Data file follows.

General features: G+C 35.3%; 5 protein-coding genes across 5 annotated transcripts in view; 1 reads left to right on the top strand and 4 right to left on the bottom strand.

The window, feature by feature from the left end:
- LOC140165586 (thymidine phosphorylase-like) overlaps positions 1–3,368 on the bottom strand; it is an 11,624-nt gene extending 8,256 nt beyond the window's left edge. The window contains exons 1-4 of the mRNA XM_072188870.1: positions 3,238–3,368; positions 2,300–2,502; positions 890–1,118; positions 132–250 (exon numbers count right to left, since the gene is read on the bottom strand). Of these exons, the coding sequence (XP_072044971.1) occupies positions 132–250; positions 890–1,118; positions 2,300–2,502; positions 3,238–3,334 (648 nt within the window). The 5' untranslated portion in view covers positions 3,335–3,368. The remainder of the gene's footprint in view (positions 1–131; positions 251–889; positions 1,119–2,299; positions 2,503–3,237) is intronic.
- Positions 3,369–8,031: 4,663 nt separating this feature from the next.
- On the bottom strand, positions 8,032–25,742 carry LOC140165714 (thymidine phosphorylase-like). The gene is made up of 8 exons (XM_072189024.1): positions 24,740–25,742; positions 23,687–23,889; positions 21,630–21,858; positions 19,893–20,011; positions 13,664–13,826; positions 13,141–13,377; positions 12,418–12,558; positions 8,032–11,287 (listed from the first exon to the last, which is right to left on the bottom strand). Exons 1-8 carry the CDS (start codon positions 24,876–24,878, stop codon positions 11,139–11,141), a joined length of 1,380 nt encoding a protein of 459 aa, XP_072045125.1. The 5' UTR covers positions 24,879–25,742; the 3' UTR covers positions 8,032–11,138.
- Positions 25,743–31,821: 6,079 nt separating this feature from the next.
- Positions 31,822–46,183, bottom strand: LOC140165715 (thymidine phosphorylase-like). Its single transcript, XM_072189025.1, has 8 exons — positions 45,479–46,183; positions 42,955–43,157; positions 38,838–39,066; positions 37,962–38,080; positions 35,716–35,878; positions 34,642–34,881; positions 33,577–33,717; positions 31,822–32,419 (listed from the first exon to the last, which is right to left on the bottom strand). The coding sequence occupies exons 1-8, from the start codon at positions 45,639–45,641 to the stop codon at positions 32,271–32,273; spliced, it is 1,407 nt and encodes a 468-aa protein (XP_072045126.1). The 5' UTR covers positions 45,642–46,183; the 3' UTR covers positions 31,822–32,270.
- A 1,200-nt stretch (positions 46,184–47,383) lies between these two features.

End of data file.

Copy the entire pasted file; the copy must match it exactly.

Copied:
General features: G+C 35.3%; 5 protein-coding genes across 5 annotated transcripts in view; 1 reads left to right on the top strand and 4 right to left on the bottom strand.

The window, feature by feature from the left end:
- LOC140165586 (thymidine phosphorylase-like) overlaps positions 1–3,368 on the bottom strand; it is an 11,624-nt gene extending 8,256 nt beyond the window's left edge. The window contains exons 1-4 of the mRNA XM_072188870.1: positions 3,238–3,368; positions 2,300–2,502; positions 890–1,118; positions 132–250 (exon numbers count right to left, since the gene is read on the bottom strand). Of these exons, the coding sequence (XP_072044971.1) occupies positions 132–250; positions 890–1,118; positions 2,300–2,502; positions 3,238–3,334 (648 nt within the window). The 5' untranslated portion in view covers positions 3,335–3,368. The remainder of the gene's footprint in view (positions 1–131; positions 251–889; positions 1,119–2,299; positions 2,503–3,237) is intronic.
- Positions 3,369–8,031: 4,663 nt separating this feature from the next.
- On the bottom strand, positions 8,032–25,742 carry LOC140165714 (thymidine phosphorylase-like). The gene is made up of 8 exons (XM_072189024.1): positions 24,740–25,742; positions 23,687–23,889; positions 21,630–21,858; positions 19,893–20,011; positions 13,664–13,826; positions 13,141–13,377; positions 12,418–12,558; positions 8,032–11,287 (listed from the first exon to the last, which is right to left on the bottom strand). Exons 1-8 carry the CDS (start codon positions 24,876–24,878, stop codon positions 11,139–11,141), a joined length of 1,380 nt encoding a protein of 459 aa, XP_072045125.1. The 5' UTR covers positions 24,879–25,742; the 3' UTR covers positions 8,032–11,138.
- Positions 25,743–31,821: 6,079 nt separating this feature from the next.
- Positions 31,822–46,183, bottom strand: LOC140165715 (thymidine phosphorylase-like). Its single transcript, XM_072189025.1, has 8 exons — positions 45,479–46,183; positions 42,955–43,157; positions 38,838–39,066; positions 37,962–38,080; positions 35,716–35,878; positions 34,642–34,881; positions 33,577–33,717; positions 31,822–32,419 (listed from the first exon to the last, which is right to left on the bottom strand). The coding sequence occupies exons 1-8, from the start codon at positions 45,639–45,641 to the stop codon at positions 32,271–32,273; spliced, it is 1,407 nt and encodes a 468-aa protein (XP_072045126.1). The 5' UTR covers positions 45,642–46,183; the 3' UTR covers positions 31,822–32,270.
- A 1,200-nt stretch (positions 46,184–47,383) lies between these two features.